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I am trying to analytically calculate the propagation of a light ray in a glass fiber. While the physics of it is clear to me, I am not sure how describe arbitrary geometries of the fiber and then calculate analytically the intersection point and angle of the intersection. From this I would need to define a new, reflected and shifted ray. Then again calculate the intersection etc. .

Here I had attempted an idea using analytical geometry, where I would describe the ray as a line, the fiber as a curve with a cylindrical surface. I was told there might be easier solutions to my problem. I would appreciate your help and ideas to this. Thanks!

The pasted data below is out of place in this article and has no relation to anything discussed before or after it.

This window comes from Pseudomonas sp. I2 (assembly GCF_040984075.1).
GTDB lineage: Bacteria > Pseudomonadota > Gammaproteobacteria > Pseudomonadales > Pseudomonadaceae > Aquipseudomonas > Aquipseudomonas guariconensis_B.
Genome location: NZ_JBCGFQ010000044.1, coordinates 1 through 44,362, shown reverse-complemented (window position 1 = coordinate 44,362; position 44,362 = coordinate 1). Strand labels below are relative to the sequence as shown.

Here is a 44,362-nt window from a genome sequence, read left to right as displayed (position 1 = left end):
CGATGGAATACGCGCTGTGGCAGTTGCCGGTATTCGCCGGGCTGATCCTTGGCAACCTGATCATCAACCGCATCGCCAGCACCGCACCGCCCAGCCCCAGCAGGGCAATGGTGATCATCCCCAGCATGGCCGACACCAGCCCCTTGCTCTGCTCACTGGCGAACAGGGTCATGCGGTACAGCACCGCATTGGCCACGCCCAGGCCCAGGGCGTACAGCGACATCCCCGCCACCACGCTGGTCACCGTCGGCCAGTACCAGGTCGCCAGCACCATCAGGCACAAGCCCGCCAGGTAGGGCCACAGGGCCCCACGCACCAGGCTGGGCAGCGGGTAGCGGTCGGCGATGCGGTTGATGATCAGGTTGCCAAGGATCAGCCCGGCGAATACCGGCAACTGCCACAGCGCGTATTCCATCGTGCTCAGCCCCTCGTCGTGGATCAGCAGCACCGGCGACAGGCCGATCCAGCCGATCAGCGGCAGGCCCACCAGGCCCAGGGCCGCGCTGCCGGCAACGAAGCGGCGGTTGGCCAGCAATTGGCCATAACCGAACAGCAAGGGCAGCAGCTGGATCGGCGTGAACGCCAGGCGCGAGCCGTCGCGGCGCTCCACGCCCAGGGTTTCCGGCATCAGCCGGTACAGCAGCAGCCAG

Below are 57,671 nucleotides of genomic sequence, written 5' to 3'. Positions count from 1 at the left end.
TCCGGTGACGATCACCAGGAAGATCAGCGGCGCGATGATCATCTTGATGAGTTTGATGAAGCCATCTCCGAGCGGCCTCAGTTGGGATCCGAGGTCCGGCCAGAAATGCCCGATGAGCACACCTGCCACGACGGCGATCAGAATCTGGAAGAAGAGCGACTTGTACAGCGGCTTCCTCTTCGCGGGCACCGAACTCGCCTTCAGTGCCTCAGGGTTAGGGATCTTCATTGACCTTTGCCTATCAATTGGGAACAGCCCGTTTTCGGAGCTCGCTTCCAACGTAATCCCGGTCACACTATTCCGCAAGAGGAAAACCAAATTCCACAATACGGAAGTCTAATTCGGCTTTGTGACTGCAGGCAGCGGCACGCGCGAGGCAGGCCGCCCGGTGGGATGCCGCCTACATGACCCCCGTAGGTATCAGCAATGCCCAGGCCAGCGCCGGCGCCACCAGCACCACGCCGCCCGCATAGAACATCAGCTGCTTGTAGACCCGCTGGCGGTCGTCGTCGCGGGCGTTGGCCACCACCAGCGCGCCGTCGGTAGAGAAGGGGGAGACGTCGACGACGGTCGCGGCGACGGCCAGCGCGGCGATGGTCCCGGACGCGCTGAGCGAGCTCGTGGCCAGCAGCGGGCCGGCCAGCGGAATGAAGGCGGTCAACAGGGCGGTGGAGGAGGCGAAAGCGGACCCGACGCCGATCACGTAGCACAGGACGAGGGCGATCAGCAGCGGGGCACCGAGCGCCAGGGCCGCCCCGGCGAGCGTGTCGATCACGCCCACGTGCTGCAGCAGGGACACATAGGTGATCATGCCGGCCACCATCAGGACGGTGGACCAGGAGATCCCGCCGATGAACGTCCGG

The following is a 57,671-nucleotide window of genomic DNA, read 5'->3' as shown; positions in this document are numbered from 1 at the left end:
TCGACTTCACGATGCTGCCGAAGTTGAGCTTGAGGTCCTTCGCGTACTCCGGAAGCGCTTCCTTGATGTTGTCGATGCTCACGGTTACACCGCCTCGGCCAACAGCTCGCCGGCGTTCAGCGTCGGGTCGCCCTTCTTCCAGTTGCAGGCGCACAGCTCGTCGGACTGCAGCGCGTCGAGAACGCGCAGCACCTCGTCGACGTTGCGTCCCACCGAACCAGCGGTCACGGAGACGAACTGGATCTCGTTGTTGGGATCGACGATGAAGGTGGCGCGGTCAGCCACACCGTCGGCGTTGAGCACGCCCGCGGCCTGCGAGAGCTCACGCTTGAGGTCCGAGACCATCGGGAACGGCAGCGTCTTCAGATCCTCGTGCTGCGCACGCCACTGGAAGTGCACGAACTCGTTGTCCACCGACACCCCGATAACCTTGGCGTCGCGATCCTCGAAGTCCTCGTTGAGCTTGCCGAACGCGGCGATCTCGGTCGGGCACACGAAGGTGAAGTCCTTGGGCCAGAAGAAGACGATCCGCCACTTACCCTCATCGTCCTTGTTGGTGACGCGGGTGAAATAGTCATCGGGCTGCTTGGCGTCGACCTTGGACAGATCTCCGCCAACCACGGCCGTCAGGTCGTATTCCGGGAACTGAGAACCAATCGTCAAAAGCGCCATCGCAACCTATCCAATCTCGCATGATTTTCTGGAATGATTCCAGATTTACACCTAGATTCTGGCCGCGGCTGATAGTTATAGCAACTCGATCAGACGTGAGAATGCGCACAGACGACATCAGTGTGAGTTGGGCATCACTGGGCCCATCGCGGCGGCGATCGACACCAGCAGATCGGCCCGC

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Given a curve $$\gamma:\quad [a,b]\to{\mathbb R}^3,\qquad t\mapsto{\bf x}(t)$$ it is easy to produce a parametric representation of a tube $S$ of radius $\rho>0$ with "soul" $\gamma$. But there is no "analytical solution" of your light ray problem. The entry of the tube is a disc of radius $\rho$, and you can specify the exact entry point of the ray on this disc, as well as its initial direction. But already the first point of reflection of this ray has to be found numerically, not only as a point in ${\mathbb R}^3$, but also as a pair of parameter values $(t,\phi)$. You will then be able to describe (numerically) the next leg of the ray, until it again hits $S$ at some point farther down, etcetera.

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